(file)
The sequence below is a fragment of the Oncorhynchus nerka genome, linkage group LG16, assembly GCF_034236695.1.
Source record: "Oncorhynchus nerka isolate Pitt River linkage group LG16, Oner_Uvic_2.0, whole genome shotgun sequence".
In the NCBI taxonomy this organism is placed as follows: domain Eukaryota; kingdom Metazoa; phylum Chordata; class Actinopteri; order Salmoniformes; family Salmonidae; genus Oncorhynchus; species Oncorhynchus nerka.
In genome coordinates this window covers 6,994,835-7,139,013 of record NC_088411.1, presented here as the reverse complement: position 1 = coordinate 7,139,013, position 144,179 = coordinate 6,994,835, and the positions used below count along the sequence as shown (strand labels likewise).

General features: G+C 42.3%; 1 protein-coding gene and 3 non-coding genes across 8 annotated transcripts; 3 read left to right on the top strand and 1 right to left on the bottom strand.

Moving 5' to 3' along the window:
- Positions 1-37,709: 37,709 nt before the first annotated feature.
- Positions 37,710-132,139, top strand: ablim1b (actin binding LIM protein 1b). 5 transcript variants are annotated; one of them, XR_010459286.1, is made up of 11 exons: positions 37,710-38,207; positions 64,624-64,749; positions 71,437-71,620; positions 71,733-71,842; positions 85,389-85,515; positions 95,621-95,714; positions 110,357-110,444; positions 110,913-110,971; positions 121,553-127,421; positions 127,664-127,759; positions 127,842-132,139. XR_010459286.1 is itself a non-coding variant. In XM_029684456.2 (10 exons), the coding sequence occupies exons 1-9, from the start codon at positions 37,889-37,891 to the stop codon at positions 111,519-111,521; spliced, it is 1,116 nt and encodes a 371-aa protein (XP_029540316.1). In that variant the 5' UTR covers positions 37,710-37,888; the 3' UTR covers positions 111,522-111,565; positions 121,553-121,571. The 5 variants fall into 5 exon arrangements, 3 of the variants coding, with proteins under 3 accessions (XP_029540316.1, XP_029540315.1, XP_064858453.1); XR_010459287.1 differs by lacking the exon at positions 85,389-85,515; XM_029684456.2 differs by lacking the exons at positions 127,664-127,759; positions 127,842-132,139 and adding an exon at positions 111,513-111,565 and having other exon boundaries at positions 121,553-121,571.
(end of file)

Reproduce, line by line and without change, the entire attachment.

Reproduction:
The sequence below is a fragment of the Oncorhynchus nerka genome, linkage group LG16, assembly GCF_034236695.1.
Source record: "Oncorhynchus nerka isolate Pitt River linkage group LG16, Oner_Uvic_2.0, whole genome shotgun sequence".
In the NCBI taxonomy this organism is placed as follows: domain Eukaryota; kingdom Metazoa; phylum Chordata; class Actinopteri; order Salmoniformes; family Salmonidae; genus Oncorhynchus; species Oncorhynchus nerka.
In genome coordinates this window covers 6,994,835-7,139,013 of record NC_088411.1, presented here as the reverse complement: position 1 = coordinate 7,139,013, position 144,179 = coordinate 6,994,835, and the positions used below count along the sequence as shown (strand labels likewise).

General features: G+C 42.3%; 1 protein-coding gene and 3 non-coding genes across 8 annotated transcripts; 3 read left to right on the top strand and 1 right to left on the bottom strand.

Moving 5' to 3' along the window:
- Positions 1-37,709: 37,709 nt before the first annotated feature.
- Positions 37,710-132,139, top strand: ablim1b (actin binding LIM protein 1b). 5 transcript variants are annotated; one of them, XR_010459286.1, is made up of 11 exons: positions 37,710-38,207; positions 64,624-64,749; positions 71,437-71,620; positions 71,733-71,842; positions 85,389-85,515; positions 95,621-95,714; positions 110,357-110,444; positions 110,913-110,971; positions 121,553-127,421; positions 127,664-127,759; positions 127,842-132,139. XR_010459286.1 is itself a non-coding variant. In XM_029684456.2 (10 exons), the coding sequence occupies exons 1-9, from the start codon at positions 37,889-37,891 to the stop codon at positions 111,519-111,521; spliced, it is 1,116 nt and encodes a 371-aa protein (XP_029540316.1). In that variant the 5' UTR covers positions 37,710-37,888; the 3' UTR covers positions 111,522-111,565; positions 121,553-121,571. The 5 variants fall into 5 exon arrangements, 3 of the variants coding, with proteins under 3 accessions (XP_029540316.1, XP_029540315.1, XP_064858453.1); XR_010459287.1 differs by lacking the exon at positions 85,389-85,515; XM_029684456.2 differs by lacking the exons at positions 127,664-127,759; positions 127,842-132,139 and adding an exon at positions 111,513-111,565 and having other exon boundaries at positions 121,553-121,571.